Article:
Presented to the emergency room with complaints of pain in the right side of the thorax, and radiation to the ipsilateral arm, starting 8 hours ago. She had no fever or other abnormalities, nor did she have a history of immunosuppression.
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Right upper lobe subpleural mass, which measures 3,2 cm, and airspace consolidation at the lateral segment of the middle lobe, associated with several scattered nodules distributed in both lungs, predominantly in the right lung.
There are hilar and mediastinal lymphadenopathy, as well as enlarged lymph nodes in the axillary regions and pectoral chains.
No pericardial or pleural effusion.
The patient underwent a pulmonary biopsy of the right upper lobe mass guided by CT.
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Histology reveals Granulomatous lesion characterized by the presence of fibrosis and infiltration with lymphocytes and plasma cells that contained encapsulated yeastlike organisms, typical of Cryptococcosis neoformans. Fungi are stained and visible, separated by one another by thick mucoid polysaccharide capsule.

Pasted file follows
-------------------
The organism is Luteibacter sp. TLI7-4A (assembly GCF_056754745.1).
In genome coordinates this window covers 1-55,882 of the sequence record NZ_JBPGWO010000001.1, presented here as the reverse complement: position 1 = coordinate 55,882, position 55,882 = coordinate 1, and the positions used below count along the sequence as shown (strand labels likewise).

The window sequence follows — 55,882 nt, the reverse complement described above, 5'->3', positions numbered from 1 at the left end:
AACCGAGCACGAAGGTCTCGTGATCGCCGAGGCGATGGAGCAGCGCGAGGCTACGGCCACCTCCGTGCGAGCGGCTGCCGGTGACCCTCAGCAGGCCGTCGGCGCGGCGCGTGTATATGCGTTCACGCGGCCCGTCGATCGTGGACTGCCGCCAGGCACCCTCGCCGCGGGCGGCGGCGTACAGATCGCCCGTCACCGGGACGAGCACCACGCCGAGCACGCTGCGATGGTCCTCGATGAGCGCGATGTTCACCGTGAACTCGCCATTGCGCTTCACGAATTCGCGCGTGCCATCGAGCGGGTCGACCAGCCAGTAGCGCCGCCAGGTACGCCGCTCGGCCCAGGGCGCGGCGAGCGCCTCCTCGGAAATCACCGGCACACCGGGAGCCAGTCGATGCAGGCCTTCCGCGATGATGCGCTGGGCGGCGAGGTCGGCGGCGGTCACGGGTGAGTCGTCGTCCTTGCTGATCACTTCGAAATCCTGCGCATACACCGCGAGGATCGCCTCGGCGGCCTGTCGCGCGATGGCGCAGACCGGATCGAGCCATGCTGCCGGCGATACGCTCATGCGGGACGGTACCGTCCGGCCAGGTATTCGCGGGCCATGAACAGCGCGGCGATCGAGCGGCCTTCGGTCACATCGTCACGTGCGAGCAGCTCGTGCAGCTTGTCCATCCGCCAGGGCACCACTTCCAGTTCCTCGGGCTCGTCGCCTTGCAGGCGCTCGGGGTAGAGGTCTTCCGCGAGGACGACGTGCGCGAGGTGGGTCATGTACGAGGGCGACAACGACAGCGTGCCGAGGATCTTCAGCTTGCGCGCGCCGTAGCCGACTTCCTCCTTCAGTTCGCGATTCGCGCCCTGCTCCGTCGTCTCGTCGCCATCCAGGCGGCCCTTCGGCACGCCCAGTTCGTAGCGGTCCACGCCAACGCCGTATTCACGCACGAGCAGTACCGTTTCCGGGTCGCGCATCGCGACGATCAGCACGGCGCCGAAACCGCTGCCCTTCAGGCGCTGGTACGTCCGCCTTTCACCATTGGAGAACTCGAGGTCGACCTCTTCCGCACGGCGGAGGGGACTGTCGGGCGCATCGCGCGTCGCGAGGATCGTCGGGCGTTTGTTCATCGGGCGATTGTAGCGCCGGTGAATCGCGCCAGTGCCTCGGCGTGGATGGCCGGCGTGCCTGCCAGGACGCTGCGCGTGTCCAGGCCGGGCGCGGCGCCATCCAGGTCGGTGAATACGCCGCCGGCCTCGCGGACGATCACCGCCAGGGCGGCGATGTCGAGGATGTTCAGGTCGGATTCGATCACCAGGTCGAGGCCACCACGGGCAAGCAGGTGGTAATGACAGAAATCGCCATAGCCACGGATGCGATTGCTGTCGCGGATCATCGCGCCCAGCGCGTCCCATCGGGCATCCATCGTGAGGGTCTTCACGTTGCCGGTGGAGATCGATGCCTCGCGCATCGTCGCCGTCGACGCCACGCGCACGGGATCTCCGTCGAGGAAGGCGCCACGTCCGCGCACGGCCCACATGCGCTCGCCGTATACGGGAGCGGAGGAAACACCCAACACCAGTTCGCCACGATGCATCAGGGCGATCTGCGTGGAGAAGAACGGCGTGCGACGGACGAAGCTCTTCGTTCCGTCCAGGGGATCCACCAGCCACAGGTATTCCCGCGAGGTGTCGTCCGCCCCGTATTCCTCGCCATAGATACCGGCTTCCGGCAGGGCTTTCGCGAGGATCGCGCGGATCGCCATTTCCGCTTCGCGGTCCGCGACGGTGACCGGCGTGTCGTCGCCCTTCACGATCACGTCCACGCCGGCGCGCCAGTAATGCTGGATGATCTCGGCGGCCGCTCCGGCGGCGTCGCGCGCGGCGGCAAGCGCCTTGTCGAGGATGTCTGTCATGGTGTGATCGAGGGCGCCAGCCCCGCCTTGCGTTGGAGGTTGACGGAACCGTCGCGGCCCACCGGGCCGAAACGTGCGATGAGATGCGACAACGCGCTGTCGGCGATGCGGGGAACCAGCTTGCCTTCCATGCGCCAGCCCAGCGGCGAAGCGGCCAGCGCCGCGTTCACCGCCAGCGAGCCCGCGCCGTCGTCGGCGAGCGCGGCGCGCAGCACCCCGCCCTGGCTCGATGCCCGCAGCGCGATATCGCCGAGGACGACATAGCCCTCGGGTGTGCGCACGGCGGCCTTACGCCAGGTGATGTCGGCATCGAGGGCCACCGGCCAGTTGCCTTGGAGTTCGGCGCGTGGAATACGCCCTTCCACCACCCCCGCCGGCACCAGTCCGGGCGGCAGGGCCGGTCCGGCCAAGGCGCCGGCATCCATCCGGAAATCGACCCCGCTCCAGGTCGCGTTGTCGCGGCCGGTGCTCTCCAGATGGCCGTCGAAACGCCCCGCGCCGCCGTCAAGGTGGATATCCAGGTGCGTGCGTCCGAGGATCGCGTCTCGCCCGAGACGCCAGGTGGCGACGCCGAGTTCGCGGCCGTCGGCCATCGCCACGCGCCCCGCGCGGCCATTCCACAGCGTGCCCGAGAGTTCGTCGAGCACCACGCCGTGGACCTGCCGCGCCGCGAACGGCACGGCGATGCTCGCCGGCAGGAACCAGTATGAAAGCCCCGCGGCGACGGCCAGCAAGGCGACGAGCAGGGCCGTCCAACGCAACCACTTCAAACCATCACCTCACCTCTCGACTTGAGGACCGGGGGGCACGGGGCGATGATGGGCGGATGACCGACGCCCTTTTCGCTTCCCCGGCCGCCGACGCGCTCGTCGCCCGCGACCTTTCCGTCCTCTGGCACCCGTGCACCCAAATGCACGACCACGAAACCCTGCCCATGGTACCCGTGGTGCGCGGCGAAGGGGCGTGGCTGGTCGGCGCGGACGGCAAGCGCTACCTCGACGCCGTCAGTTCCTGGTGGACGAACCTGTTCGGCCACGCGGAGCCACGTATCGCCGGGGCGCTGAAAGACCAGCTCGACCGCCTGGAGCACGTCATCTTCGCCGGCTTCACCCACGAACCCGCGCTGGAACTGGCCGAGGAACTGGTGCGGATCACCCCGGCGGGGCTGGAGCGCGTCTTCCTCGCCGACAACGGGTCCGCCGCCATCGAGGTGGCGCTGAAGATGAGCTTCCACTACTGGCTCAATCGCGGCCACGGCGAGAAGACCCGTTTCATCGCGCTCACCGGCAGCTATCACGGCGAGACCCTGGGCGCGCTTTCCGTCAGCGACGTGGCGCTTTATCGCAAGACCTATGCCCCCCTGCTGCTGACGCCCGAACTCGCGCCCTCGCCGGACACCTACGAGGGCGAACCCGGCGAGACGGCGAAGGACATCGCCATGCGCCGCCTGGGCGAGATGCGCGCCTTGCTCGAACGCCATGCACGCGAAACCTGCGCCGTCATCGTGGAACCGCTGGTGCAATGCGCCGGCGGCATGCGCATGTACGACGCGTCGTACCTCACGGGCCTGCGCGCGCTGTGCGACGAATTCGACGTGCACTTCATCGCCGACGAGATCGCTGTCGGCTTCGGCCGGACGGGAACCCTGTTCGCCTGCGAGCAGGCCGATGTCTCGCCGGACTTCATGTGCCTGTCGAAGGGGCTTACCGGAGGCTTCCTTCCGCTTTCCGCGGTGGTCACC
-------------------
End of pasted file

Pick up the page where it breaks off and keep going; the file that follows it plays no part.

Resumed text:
Conclusion: Cryptococcus neoformans, with negative results for acid-fast bacilli and malignancy.
10 case question available
Pulmonary cryptococcosis is an infection of the lungs caused by cryptococcus neoformans 1-3. The radiologic findings of cryptococcal infection vary according to immune status 3-7. The most common CT manifestations in immunocompetent individuals are multiple scattered or clustered nodules, solitary pulmonary nodule, as well as mass-like and consolidation 3-7. Lymphadenopathy and pleural effusion may infrequently occur 3-7.
The current case illustrates a presentation of an immunocompetent patient with histopathological proven pulmonary cryptococcosis and demonstrates the diagnostic challenge this infection poses to the radiologist.
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